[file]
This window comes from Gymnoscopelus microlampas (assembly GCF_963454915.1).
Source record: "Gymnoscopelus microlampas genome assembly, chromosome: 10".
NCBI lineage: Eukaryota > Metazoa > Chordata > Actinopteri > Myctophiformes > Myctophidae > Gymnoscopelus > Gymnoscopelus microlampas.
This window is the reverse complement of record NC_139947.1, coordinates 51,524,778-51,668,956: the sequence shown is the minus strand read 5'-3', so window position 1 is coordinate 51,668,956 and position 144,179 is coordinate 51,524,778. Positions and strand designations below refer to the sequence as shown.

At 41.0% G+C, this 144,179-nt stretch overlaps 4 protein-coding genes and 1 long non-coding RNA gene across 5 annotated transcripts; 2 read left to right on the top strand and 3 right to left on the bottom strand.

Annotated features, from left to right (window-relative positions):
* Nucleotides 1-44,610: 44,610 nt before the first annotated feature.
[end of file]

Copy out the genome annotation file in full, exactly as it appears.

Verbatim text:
This window comes from Gymnoscopelus microlampas (assembly GCF_963454915.1).
Source record: "Gymnoscopelus microlampas genome assembly, chromosome: 10".
NCBI lineage: Eukaryota > Metazoa > Chordata > Actinopteri > Myctophiformes > Myctophidae > Gymnoscopelus > Gymnoscopelus microlampas.
This window is the reverse complement of record NC_139947.1, coordinates 51,524,778-51,668,956: the sequence shown is the minus strand read 5'-3', so window position 1 is coordinate 51,668,956 and position 144,179 is coordinate 51,524,778. Positions and strand designations below refer to the sequence as shown.

At 41.0% G+C, this 144,179-nt stretch overlaps 4 protein-coding genes and 1 long non-coding RNA gene across 5 annotated transcripts; 2 read left to right on the top strand and 3 right to left on the bottom strand.

Annotated features, from left to right (window-relative positions):
* Nucleotides 1-44,610: 44,610 nt before the first annotated feature.